Overview of Bicycle Funding Sources
Bicycle facilities, both on-street and off, are funding through a variety of sources. Eligibility for most federal aid programs for bicycle infrastructure is determined by the transportation component, rather than the recreational component, of the project. A notable exception to this rule is the Recreational Trails Program.
State funding for the construction of bicycle facilities both on-street and off is available through programs administered by the Wisconsin Department of Transportation (WisDOT), and includes funds provided directly by the state, as well as “pass-through” funds provided by the federal government.
Please click on a sub-category to the left to learn more about various types of bicycle funding.
The Bicycle and Pedestrian Facilities Program
The Bicycle and Pedestrian Facilities Program (BPFP) funds projects that construct or plan for bicycle or bicycle/pedestrian facilities. Approved projects are reimbursable at 80% of the cost, and a local match of 20% is required.
In the 2009-2011 biennial budget, the BPFP received $5 million in state funding thanks to the efforts of bicycling supporters throughout the state. This is in addition to the $2.72M in federal funding that the BPFP receives each year. The BPFP is managed in conjunction with the Transportation Enhancements (TE) program (see below).
Additional information is available on the WisDOT website about funding for bicycle and pedestrian facilities, including information about other assistance programs and past projects.
Contact: John Duffe, WisDOT or call (608) 264-8723.
Transportation Enhancement Program
Transportation Enhancements are transportation-related, community-based projects that are designed to strengthen the cultural, aesthetic and environmental aspects of transportation systems. The federal Transportation Enhancements program provides funding for the implementation of a wide variety of non-traditional projects ranging from the restoration of historic transportation facilities to improved bike and pedestrian facilities. Transportation enhancements are part of the Wisconsin’s Statewide Multi-modal Improvement Program (SMiP), which provides an 80% reimbursement for approved projects. A local match of 20% of the project’s cost is also required.
A majority of the TE grants awarded in Wisconsin have been for bicycle facilities, including multiuse trails, paved shoulders, bike lanes, bicycle route signage, bicycle parking, overpasses/underpasses/bridges and sidewalks.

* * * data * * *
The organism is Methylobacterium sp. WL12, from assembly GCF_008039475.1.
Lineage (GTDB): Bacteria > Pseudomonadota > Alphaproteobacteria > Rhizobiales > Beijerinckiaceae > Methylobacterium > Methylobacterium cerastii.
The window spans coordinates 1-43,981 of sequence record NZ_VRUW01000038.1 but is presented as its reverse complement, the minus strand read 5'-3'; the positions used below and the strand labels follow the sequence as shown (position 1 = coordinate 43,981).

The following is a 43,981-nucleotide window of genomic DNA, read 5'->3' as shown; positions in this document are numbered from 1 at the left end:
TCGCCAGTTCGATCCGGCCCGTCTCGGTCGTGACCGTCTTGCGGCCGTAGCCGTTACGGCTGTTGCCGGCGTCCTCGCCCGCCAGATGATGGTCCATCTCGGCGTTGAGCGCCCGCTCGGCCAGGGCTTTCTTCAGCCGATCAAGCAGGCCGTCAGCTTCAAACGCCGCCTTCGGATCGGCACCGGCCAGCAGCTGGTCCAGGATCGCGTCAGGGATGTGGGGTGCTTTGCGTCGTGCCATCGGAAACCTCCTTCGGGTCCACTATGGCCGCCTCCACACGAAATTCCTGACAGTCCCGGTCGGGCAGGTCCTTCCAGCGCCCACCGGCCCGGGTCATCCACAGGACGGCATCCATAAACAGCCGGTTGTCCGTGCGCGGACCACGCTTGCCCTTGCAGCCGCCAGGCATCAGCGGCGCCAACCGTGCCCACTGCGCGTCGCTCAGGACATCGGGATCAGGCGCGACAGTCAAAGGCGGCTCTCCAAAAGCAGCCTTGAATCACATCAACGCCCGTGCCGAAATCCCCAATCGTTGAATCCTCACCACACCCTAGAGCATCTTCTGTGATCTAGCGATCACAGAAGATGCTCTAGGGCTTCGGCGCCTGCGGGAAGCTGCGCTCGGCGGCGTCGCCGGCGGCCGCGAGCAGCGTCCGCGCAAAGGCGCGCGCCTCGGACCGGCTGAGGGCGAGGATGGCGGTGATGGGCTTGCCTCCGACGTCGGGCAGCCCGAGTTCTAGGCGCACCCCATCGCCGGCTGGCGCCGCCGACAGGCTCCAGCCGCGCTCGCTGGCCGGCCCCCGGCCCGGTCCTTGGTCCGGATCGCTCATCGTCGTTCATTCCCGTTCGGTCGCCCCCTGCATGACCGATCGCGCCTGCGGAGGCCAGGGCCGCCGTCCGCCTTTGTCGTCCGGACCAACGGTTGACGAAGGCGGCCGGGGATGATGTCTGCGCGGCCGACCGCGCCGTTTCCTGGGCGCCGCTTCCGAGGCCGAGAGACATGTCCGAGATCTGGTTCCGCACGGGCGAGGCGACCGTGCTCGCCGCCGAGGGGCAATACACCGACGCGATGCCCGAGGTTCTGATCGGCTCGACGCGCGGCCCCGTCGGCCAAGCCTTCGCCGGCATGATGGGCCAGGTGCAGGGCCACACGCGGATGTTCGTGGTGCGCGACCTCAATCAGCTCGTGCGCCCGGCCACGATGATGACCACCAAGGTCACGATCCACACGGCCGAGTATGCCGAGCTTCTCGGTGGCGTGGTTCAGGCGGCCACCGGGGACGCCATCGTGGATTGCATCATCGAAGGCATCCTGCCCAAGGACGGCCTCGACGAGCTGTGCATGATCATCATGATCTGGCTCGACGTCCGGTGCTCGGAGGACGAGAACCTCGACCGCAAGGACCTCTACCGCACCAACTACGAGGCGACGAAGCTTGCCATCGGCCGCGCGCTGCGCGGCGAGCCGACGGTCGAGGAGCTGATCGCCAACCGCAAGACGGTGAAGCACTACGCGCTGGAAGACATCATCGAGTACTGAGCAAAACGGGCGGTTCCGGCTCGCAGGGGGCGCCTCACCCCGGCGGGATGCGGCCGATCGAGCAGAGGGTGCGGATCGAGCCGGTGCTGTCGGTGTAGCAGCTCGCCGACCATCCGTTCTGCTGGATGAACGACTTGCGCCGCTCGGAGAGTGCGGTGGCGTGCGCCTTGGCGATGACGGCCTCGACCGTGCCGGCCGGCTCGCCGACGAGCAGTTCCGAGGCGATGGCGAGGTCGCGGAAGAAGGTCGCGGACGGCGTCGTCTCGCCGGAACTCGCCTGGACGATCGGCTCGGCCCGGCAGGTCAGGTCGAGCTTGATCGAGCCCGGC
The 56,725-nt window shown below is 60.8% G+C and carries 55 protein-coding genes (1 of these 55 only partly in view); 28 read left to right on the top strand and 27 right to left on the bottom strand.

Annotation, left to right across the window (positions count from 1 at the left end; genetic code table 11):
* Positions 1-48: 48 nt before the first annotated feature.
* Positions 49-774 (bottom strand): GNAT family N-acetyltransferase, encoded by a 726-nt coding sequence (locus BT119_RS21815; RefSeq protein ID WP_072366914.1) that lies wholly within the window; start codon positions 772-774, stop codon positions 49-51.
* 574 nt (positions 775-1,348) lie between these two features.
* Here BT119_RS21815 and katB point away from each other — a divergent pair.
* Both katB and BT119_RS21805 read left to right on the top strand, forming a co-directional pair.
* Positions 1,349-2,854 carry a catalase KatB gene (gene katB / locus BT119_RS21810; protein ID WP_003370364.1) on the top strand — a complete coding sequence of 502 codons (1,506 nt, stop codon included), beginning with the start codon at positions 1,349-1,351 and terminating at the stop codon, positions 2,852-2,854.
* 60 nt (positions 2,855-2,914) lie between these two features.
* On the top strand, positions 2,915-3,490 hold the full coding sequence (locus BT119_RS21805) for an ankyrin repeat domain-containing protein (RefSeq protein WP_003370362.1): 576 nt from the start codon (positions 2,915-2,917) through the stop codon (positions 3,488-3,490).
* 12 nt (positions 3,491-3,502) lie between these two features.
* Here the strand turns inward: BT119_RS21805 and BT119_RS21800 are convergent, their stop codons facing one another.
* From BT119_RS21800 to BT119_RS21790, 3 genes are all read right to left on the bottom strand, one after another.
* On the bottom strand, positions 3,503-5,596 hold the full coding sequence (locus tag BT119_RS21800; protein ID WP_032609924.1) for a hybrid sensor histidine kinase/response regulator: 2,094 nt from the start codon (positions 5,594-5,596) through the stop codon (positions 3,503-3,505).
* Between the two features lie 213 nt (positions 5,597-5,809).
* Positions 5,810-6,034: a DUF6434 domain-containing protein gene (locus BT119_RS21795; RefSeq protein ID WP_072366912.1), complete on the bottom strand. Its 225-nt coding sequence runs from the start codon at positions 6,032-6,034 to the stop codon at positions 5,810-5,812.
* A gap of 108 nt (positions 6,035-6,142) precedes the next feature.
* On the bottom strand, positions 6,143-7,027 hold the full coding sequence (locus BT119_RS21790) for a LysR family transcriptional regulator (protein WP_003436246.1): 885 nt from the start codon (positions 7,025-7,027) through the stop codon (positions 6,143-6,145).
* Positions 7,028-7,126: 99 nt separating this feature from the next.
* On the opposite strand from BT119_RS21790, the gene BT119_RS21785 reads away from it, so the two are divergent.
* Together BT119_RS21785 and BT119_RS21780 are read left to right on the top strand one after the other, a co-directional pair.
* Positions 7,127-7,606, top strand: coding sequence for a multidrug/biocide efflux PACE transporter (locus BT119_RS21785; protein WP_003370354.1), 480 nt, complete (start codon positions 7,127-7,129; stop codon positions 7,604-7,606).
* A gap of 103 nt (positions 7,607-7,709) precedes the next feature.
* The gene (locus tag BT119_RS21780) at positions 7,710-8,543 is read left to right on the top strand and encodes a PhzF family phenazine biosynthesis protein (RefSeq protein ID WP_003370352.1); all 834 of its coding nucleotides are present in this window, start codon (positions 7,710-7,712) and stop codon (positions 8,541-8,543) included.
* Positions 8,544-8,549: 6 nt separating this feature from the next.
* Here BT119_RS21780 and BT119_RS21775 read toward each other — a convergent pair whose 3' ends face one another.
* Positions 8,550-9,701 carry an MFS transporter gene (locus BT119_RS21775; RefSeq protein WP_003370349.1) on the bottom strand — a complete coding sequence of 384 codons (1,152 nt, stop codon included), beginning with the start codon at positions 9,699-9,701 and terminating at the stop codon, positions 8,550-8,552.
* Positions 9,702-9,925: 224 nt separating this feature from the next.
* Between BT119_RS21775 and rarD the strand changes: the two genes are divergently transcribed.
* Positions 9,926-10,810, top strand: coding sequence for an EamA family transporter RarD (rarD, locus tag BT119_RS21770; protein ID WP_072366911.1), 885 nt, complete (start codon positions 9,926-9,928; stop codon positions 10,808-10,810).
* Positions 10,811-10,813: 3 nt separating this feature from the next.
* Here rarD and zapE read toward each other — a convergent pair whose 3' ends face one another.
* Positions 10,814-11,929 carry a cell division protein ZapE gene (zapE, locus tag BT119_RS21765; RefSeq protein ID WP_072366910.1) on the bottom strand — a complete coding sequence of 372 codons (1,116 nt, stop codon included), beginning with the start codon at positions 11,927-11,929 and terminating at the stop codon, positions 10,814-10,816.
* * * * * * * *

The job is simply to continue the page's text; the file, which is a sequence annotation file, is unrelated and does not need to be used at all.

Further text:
In order to qualify for TE funds, a project must relate to surface transportation. Federal regulations restrict the use of funds on trails allowing motorized users, with the exception of snowmobiles. The Federal Transportation Equity Act for the 21st Century (TEA 21) specified that safety and educational activities for pedestrians and bicyclists are eligible for transportation enhancements funding.
While TE is a federally-funded program, the Wisconsin Department of Transportation is responsible for the administration of the program locally. Local governments, community organizations and non-profit groups can submit proposals to WisDOT for evaluation. Successful applications must demonstrate how the project relates to surface transportation. Also, it is extremely important to show how the remaining 20% of the project will be funded.
The TE program is a great opportunity for local bicycle supporters to make great things happen in their communities.
Congestion Mitigation and Air Quality Program
The Congestion Mitigation and Air Quality (CMAQ) Improvement Program funds projects and programs aimed at reducing automobile travel and/or emissions in areas that have failed to meet air quality standards for ozone, carbon monoxide, and small particulate matter. More than $8.6 billion was authorized nationally over the last five-year funding period (2005-2009) nationally.
The funds are only available in the southeastern Wisconsin ozone non-attainment and maintenance counties: Milwaukee, Racine, Kenosha, Waukesha, Washington, Ozaukee, Sheboygan, Kewaunee, Manitowoc and Door.
Contact: John Duffe, WisDOT, 608-264-8723
Highway Safety Improvement Program
Bicycle and pedestrian projects are eligible for the Highway Safety Improvement Program. This program focuses on projects intended for locations that have a documented history of previous crashes.
Safe Routes to School Program
Safe Routes to School programs are federally funded, locally administered programs that encourage children ages K-8 to walk and bike to school. SRTS Programs create safer walking and biking routes, improve walking and biking travel options, promote healthier lifestyles in children at an early age and decrease auto-related emissions near schools.
Contact WisDOT’s SRTS Coordinator, Renee Callaway, 608-266-3973.
- Maintenance and restoration of existing trails
- Development and rehabilitation of trailside and trailhead facilities and trail linkages
- Construction of new trails, with certain restrictions on Federal lands
- Acquisition of easement or property for trails
- Rehabilitation of existing trails
- Trail maintenance
- Trail development
- Trail acquisition
The Wisconsin Department of Natural Resources (DNR) regional staff reviews all submitted project proposals. Each proposal is given a rank, and the highest ranking projects receive funding. More information is available on the DNR Web site.